AllBe1 Is An AIO, Open Source Personal Security Guardian

AllBe1 Is An AIO, Open Source Personal Security Guardian

Indiegogo and other such crowdfunding sites are home to a large number of ambitious projects, hoping to pique consumer-investor curiosity and turn dreams into entrepreneurial ventures. Not all such projects are feasible, nor all such projects funded. But some projects do stand out of the crowd.

One such project that made us take a second look is the AllBe1.

On the face of it, the AllBe1 looks nothing more than a small capsule-like accessory, not larger than two fingers. On the inside, however, the AllBe1 features a number of sensors such as an accelerometer, passive infrared sensor, temperature sensor, range detector, and sensors for ambient light and UV. The device makes use of Bluetooth Low Energy (BLE) connections to connect to smartphones to do many of its features, acting like both a fitness tracker and as security equipment.




If you think the device is interesting so far, you haven’t heard of its most killer feature. The project will feature an open SDK to allow developers to make use of the device beyond the ways the founder team has imagined. The open nature of its platform, communication protocols, API/SDK and sensor data streams will allow developers to create apps and employ this little, forgettable gadget in a lot of creative ways. Even enterprise scale users are encouraged to use and develop the AllBe1. As regards versatility, the AllBe1 uses BLE connections as its prime medium of communication, so it will support almost all modern devices, even the iPhone.

Since the device is intended to be used as personal security assistant, it also looks kind of pretty. With the help of accessories, the device can be worn or placed in multiple ways, further enhancing the versatility of this small piece of tech. The device promises up to 2 months of average use on a single charge of its 200 mAh rechargeable lithium-ion battery, which is certainly impressive on paper.

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TheAllBe1 also features a power amplifier for extending the BLE range of the device and has an IP 65 rating for water resistance. Unfortauntely, as answered in the Indiegogo campaign page, the device does not include a dedicated camera or gps sensor.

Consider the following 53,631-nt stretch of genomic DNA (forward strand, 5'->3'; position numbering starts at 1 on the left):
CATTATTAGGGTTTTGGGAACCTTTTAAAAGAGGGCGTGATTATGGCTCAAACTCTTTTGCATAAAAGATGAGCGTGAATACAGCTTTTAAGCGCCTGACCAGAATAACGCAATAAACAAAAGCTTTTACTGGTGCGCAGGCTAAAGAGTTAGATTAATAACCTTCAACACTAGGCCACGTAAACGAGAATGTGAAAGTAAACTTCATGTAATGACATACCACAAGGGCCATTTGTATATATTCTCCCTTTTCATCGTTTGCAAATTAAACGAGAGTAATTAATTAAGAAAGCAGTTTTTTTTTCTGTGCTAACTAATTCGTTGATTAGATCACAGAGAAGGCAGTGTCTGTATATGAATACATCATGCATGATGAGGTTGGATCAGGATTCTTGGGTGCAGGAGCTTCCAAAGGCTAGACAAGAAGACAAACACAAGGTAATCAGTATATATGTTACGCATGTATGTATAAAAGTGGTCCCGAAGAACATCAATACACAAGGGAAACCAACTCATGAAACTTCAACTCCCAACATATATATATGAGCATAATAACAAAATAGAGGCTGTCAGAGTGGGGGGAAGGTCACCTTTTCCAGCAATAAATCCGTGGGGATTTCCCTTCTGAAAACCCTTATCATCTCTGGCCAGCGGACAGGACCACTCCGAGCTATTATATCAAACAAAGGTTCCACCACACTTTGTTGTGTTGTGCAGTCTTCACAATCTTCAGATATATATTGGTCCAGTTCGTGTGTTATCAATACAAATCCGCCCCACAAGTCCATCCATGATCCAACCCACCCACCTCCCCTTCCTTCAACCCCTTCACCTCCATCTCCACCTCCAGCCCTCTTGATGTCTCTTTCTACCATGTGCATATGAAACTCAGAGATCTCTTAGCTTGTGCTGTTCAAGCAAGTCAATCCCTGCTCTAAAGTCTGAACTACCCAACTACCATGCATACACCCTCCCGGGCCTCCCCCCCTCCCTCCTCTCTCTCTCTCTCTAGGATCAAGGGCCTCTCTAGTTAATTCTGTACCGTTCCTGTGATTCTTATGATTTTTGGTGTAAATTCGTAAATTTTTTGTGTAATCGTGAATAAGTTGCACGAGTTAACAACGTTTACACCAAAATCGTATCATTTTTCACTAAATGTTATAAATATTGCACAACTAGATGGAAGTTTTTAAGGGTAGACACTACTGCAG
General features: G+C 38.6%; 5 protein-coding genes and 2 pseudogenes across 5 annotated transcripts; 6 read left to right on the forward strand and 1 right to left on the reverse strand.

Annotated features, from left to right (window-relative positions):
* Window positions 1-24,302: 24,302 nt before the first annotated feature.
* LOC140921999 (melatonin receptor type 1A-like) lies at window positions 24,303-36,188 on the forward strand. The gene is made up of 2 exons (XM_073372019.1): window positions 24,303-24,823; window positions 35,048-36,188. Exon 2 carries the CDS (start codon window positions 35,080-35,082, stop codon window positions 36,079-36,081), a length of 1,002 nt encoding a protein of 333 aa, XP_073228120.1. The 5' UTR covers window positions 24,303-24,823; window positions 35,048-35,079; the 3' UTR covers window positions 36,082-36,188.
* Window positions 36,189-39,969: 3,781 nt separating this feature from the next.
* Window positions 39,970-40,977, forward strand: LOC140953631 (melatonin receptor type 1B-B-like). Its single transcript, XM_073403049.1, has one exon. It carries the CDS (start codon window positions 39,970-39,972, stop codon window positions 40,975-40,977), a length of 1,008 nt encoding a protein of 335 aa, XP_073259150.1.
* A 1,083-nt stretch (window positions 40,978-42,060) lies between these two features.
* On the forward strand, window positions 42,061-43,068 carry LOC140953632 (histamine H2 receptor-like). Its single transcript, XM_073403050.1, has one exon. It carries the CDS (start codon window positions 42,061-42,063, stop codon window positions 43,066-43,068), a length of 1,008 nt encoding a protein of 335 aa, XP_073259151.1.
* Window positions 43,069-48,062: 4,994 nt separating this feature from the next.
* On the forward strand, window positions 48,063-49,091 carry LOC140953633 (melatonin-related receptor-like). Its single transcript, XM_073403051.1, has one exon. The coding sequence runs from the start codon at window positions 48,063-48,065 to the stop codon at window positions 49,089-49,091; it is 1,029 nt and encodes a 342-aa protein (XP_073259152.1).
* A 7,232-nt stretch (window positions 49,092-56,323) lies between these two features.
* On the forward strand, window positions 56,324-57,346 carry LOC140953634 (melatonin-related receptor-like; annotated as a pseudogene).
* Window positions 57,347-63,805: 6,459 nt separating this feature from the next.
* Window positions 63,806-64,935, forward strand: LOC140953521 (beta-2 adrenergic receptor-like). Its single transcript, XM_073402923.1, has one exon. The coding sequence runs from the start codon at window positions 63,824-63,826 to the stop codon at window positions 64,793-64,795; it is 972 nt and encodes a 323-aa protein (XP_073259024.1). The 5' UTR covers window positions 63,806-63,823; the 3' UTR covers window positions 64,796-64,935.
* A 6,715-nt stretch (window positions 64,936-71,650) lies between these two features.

allbe1-2One caveat of the device at this stage is that it currently only allows one feature to be used at a time, so you will need to employ multiple AllBe1’s for different functions. The device is currently in its fundraising stage, having raised more than 67% of its $50,000 goal in just 6 days of its campaign, with another 40 days left to go. Production and shipping of the device is expected to start by year-end of 2015.

We’ve seen some really interesting things come out of crowdfunding sites, with a recent example being the Pebble Time. At XDA, we encourage all things open-source, and definitely support those that offer a more practical outlook to current scenarios. The AllBe1 is certainly one of those, and we hope to see the final production result of this project. If you would like to back this project, head on over to the Indiegogo campaign.

What do you think of the AllBe1? Do we need more innovation and open thinking in the way smart wearables are perceived? Or should we stick to the concept of wearables being companions of smartphones rather than being their own independent devices? Let us know your thoughts in the comments below!

About author

Aamir Siddiqui
Aamir Siddiqui

I am a tech journalist with XDA since 2015, while being a qualified business-litigation lawyer with experience in the field. A low-end smartphone purchase in 2011 brought me to the forums, and it's been a journey filled with custom ROMs ever since. When not fully dipped in smartphone news, I love traveling to places just to capture pictures of the sun setting. You can reach out to me at [email protected]